In this special feature, we spoke with Stefan Baier, COO at Streamline Media Group, to discuss what makes the games industry special to him and be in this industry for a long time.
It was a beautiful summer night in Seattle, WA in 2000. 2am in the morning and we had dinner at WENDY’s after another long Saturday at the office. Valve Software, our benefactors who took us in for finishing our first game, forbade us to work on weekends but we came in anyways. After all, Gabe Newell made the stakes clear. After taking us into their incubator program and challenging us to make ‘Game of The Year’ with our first game title, he announced during a company dinner: “Those are the Gunman guys, and they’re f**cked.” That’s our industry but we took it in stride.
At least things were improving. When we first got here, our hotels were booked wrong so I stayed overnight in Valve’s office, sleeping in a cardboard box. That was before I blew up their microwave and found out that my levels made their testers so nauseous they had to throw up. At least, we were told, our game is already better than Daikatana. They had robot frogs, we had cowboys and dinosaurs – in space. The only way out was up.
In the end, we brought this upon ourselves. We wanted to be here, loved every moment. A bunch of teenagers from around the world, using a popular game engine to make their dream game. Back then it wasn’t Unreal Engine but Source Engine, but same difference. Back then or today, it takes a certain kind of individual to thrive in video games – the ones that thrive in adversity and uncertainty but also those that are relentlessly creative and collaborative. For I don't know any other modern industry with this potential for companionship and teamwork.
Why endure it? I think there is an inherent mystery in creating something from scratch, building it out of pure imagination to come to life. This is what bring people into the industry. Yes, everything is digital and our whole team’s life’s work will fit on a USB drive, but nobody thinks like that. It doesn't matter it’s digital. Because what makes you –stay- in the industry is something else: What drives us is the innate desire in people to build together.
The other part is the technology that drives the industry. It’s incredibly complex software that requires high performance computation, yet the utility of our software is measured by how much of human attention it can hold – how well it entertains. It makes every game developer part-time psychologists, which reintroduces the human element on the other side of the technology barrier. What a strange unique mix of technology and human understanding.
From here, everything begins to fall into place. We group together with like-minded people, not driven by creed or birthplace, but by values and a shared passion in technology and collaboration. In building our virtual towns, we unite creatives across the world. The games industry operates without limits and takes us from workshops in King’s Landing (Dubrovnik) to playgrounds of Akihabara (Tokyo), to LARPing in Sweden and Burning Man. We get to see famous actors in silly mocap suits, drunk vloggers in Bali, famous franchises crater years before it happens, and see student upstarts change the status quo. What other industry combines so effortlessly the ludicrous and profitable.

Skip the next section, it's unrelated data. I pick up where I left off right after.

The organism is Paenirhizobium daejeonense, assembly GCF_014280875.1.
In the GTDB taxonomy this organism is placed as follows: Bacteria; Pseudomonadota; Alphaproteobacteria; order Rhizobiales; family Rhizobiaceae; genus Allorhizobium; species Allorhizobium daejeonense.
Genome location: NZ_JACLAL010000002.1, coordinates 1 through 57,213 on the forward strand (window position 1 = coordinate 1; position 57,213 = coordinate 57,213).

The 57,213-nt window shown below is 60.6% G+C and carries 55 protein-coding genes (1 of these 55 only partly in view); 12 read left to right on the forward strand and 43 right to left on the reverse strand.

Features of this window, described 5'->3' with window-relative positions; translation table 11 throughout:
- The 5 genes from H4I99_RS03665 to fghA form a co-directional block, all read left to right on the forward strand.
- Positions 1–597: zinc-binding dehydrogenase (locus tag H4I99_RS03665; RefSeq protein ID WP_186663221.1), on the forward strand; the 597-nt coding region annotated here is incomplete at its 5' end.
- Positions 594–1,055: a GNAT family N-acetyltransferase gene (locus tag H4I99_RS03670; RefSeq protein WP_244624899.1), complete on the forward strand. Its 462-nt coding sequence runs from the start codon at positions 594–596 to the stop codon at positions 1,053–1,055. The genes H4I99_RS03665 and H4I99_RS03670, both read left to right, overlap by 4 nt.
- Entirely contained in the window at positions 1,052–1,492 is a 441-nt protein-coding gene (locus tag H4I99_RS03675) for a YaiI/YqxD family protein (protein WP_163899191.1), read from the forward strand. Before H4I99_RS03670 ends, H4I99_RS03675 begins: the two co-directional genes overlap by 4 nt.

It really shouldn't be so appealing. Rampant egos and wasted budgets, Industry hype and tribalism, poor planning, prejudice and protectionism run rampant in videogames. Mix this with a relentless drive for machine-automation, globalization, billions of revenues, and the best & worst of the movie industry – and here we go. It’s confusing, frustrating and infuriating.
And yet for me it has become a way of life. For many of us, it’s not so much about the end result of a product, but the journey. We are tinkerers, team players, fighters. We are on the frontlines of IT and software technology, we are deeply embedded in pop culture and entertainment, we deal with a globalized world. We are the creators and the victims of relentless change in a world that’s driven by the marketplace of ideas. The push and pull is intoxicating.
It’s hard to explain to outsiders how much under siege you can feel when a milestone deadline is approaching. What’s the big deal with sending some files? For many studios it’s life and death. Trying to get a piece of technology, software and hardware to behave in a way it becomes entertaining is hard work. It’s a battle and a competition. And yet here were are at midnight in the office, mostly sitting, staring and waving at computer screens or people, solving problems, trying to make something fun come out of the screen.
Maybe more than any other industry. Games is made by people. Studio culture is essential to success but is also notoriously difficult to cultivate. Things change so fast, people have to change with them, and with that evolves the culture. Sometimes a slower pace would be nice, but then it wouldn't the maddening, infuriating, exhilarating and rewarding ride it’s been.
You get through it as a team. The only way out is up, together.